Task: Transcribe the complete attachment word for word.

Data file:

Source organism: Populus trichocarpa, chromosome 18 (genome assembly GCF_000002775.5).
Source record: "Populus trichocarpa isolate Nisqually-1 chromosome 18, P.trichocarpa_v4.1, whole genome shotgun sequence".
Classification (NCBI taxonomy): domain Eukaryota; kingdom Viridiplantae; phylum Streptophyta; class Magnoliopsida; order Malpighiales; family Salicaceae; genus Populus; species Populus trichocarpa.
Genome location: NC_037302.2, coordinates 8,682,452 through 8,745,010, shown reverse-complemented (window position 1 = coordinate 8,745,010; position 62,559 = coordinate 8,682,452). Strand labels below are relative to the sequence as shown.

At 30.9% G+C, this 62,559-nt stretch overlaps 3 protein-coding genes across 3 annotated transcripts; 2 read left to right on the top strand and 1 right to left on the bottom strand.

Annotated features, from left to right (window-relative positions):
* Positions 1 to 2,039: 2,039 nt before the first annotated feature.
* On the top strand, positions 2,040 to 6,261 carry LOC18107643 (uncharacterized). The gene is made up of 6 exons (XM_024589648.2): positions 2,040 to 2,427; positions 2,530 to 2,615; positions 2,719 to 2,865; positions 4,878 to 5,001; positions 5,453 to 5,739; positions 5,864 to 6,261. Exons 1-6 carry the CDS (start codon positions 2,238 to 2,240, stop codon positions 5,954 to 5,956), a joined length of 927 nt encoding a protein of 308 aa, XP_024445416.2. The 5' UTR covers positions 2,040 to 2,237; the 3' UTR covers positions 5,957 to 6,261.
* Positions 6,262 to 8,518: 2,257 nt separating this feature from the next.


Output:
Source organism: Populus trichocarpa, chromosome 18 (genome assembly GCF_000002775.5).
Source record: "Populus trichocarpa isolate Nisqually-1 chromosome 18, P.trichocarpa_v4.1, whole genome shotgun sequence".
Classification (NCBI taxonomy): domain Eukaryota; kingdom Viridiplantae; phylum Streptophyta; class Magnoliopsida; order Malpighiales; family Salicaceae; genus Populus; species Populus trichocarpa.
Genome location: NC_037302.2, coordinates 8,682,452 through 8,745,010, shown reverse-complemented (window position 1 = coordinate 8,745,010; position 62,559 = coordinate 8,682,452). Strand labels below are relative to the sequence as shown.

At 30.9% G+C, this 62,559-nt stretch overlaps 3 protein-coding genes across 3 annotated transcripts; 2 read left to right on the top strand and 1 right to left on the bottom strand.

Annotated features, from left to right (window-relative positions):
* Positions 1 to 2,039: 2,039 nt before the first annotated feature.
* On the top strand, positions 2,040 to 6,261 carry LOC18107643 (uncharacterized). The gene is made up of 6 exons (XM_024589648.2): positions 2,040 to 2,427; positions 2,530 to 2,615; positions 2,719 to 2,865; positions 4,878 to 5,001; positions 5,453 to 5,739; positions 5,864 to 6,261. Exons 1-6 carry the CDS (start codon positions 2,238 to 2,240, stop codon positions 5,954 to 5,956), a joined length of 927 nt encoding a protein of 308 aa, XP_024445416.2. The 5' UTR covers positions 2,040 to 2,237; the 3' UTR covers positions 5,957 to 6,261.
* Positions 6,262 to 8,518: 2,257 nt separating this feature from the next.